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Thread: Kodak HC-110

  1. #1

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    Kodak HC-110

    I have a chance to pick up 3qts. real cheap (free) from a mate of mine who is relocating to Australia. In doing a bit of research I have found that it was a favorite of Ansel Adams so it seems like a good choice. I am trying to standardize my film developing and HC-110 looks like something I can stick with for all my Tri-x work.
    Before I take the plunge I felt it necessary to ask fellow APUG members their experience using said developer. My FP4 and PanF will continue to be run through Rodinal.
    Thank You,
    Mike

  2. #2
    Dan Henderson's Avatar
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    I have used HC110 with HP5 and Delta 100 exclusively for 1 1/2 years with great results. The syrup seems to last forever. Rather than follow the directions, I make my working solutions directly from the concentrate just before use. I just went to "dilution H" (1:63 dilution, developed for twice the time) to counteract too-short development times with Jobo agitation and reciprocity compensation. Still works great. I get the nice, snappy negs I prefer, and grain that is often hard to find to focus on.


    web site: Dan Henderson, Photographer.com

    blog: https://danhendersonphotographer.wordpress.com/

    I am not anti-digital. I am pro-film.

  3. #3
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    If you have developed TX in, say D76, you might find the results with HC110 a little grainier and slightly more contrasty. I love the stuff for both TX and HP5+. Your mileage may vary.
    I love the smell of fixer in the morning. It smells like...creativity!
    Truly, dr bob.

  4. #4
    ann
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    we have used this developer for over 30 years.

    be careful with the times from Kodak with their new trix as they are not correct.
    for some reason the new times for sol. b is less than 5 minutes which is not a good thing.

    Some from Kodak has admitted there was a mistake, probably a simple typo, but will not admit it in print.

    We and many others continued to use our old times with no problems. On the other hand, the old times for trix where 7.5 mintues, which in our lab was too much. We have been using 6 to 6 1/2 minutes for the standard starting times. The difference is based on individual equipment as these times are a result of testing.

  5. #5

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    Good Morning, Mike,

    I always have some HC-110 handy. It seems to work well, or at least adequately, with almost any film. Dan indicated the key points, long life and ease of preparation directly from the concentrate. One additional plus is that it's relatively economical.

    Konical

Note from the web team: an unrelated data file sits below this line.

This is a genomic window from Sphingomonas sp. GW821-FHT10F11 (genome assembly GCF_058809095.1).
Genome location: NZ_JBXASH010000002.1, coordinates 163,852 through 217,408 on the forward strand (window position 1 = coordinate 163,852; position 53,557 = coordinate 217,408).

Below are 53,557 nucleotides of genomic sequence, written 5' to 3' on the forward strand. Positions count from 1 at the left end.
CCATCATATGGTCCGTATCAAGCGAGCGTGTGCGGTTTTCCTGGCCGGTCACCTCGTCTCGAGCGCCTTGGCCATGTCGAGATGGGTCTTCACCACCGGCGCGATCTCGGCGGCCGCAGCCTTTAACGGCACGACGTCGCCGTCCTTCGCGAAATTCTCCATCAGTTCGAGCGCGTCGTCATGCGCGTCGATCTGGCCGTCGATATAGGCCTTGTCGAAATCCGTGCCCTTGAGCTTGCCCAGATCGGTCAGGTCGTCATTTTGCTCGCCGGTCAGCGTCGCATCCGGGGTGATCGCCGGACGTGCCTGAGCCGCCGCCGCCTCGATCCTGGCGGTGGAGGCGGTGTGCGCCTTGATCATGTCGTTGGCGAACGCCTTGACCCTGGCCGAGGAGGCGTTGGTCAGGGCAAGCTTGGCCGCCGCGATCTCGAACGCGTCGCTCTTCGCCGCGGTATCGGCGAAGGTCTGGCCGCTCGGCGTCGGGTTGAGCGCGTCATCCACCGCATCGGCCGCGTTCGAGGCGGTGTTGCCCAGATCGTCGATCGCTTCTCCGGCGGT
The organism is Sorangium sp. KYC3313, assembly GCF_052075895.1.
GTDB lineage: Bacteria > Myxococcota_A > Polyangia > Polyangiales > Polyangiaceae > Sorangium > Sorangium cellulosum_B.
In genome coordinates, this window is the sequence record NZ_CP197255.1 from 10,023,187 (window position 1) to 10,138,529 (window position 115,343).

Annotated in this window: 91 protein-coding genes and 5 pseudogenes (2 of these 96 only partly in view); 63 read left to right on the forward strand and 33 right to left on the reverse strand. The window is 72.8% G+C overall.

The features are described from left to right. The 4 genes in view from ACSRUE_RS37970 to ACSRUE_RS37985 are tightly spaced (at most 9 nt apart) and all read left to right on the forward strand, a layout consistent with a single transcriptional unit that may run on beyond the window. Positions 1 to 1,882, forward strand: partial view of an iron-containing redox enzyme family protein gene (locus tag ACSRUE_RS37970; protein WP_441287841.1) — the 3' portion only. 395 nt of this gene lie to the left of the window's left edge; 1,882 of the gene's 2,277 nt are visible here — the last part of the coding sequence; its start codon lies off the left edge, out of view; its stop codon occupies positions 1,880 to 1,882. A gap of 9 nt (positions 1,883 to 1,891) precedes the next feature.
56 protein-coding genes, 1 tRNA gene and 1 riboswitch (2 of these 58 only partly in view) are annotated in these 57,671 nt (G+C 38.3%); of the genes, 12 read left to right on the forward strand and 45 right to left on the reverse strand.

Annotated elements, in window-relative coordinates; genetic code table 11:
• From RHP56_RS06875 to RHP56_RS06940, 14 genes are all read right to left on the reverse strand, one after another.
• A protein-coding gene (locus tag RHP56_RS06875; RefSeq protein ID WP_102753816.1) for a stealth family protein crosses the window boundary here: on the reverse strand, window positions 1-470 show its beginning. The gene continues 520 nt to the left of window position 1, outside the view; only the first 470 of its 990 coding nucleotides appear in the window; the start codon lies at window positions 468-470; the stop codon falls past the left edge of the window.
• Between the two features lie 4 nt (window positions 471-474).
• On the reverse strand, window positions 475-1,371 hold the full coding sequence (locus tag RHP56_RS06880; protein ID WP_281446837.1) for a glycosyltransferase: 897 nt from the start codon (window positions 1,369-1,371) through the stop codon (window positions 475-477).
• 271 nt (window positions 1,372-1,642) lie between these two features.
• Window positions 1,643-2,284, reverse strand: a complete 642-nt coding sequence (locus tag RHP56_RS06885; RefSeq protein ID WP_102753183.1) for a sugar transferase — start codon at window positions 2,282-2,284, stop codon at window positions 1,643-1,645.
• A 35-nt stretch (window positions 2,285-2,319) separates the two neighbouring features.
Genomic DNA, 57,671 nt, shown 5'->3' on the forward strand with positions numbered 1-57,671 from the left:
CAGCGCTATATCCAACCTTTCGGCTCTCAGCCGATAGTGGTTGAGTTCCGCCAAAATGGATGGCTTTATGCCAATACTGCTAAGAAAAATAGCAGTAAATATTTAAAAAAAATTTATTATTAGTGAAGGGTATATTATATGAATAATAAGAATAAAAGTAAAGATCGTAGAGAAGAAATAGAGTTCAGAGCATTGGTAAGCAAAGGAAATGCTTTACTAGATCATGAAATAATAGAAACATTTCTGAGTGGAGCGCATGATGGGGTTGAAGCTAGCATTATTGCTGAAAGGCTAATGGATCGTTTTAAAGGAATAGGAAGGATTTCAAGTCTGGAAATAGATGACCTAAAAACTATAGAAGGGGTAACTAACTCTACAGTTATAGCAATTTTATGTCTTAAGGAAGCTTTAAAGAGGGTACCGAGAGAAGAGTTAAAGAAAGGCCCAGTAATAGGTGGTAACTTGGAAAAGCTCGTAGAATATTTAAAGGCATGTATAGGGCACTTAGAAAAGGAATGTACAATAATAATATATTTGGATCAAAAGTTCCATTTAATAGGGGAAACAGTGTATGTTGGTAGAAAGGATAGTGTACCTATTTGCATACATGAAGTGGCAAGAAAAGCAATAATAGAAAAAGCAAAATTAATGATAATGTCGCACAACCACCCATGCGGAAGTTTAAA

6. #6
    Lee L's Avatar
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    Mike,

    See http://www.covingtoninnovations.com/hc110/ for a good overview of HC-110. Our own Donald Qualls also uses it, often at high dilutions, so hopefully he'll post, or you can search APUG and the net with Google for Qualls and HC-110.

    Lee

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    dphphoto's Avatar
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    Hi Mike: HC110 has been my favorite film developer for over 25 years. As mentioned above the trick is NOT to use dilution B. I used dilutions E (3/4 of B) and H (1/2 of B) with 4X5 and 8X10 TMX and TMY with fine results. I've switched to JandC 200, and again HC110 works excellently.
    I mix directly from the syrup. If you do that be very careful when measuring, and make sure you get all the syrup into your working solution.
    HC110 was also a favorite of Brett Weston.
    dphphoto

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    raucousimages's Avatar
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    I use it for expansion developement on sheet film. I have had shots with a range of up to nine stops and still kept detail in the clouds but the dark shadows tend to block up.

    Mix 1:128 @ 70f for 28 min on trix (other films differ)
    adgitate for one min then adgitate VIOLENTLY for 5 sec. every five min.
    DIGITAL IS FOR THOSE AFRAID OF THE DARK.

  9. #9

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    Quote Originally Posted by dphphoto
    I mix directly from the syrup. If you do that be very careful when measuring, and make sure you get all the syrup into your working solution.
    The trick is to pour the water into the container first, then top it off with the desired amount of HC-110. That way, the viscous liquid doesn't get a chance to stick to the sides/bottom of the container.

    Nice stuff, especially favored by old LF photographers like Ansel.

  10. #10
    ann
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    be sure to stir.

    This is really don't a diffiuclt product to use. Seems so when discussed in writing. The trick is to be sure the container that you used to measure the developer in is cleared of any residue.
    Be consistent in your technique, which is true of all processes

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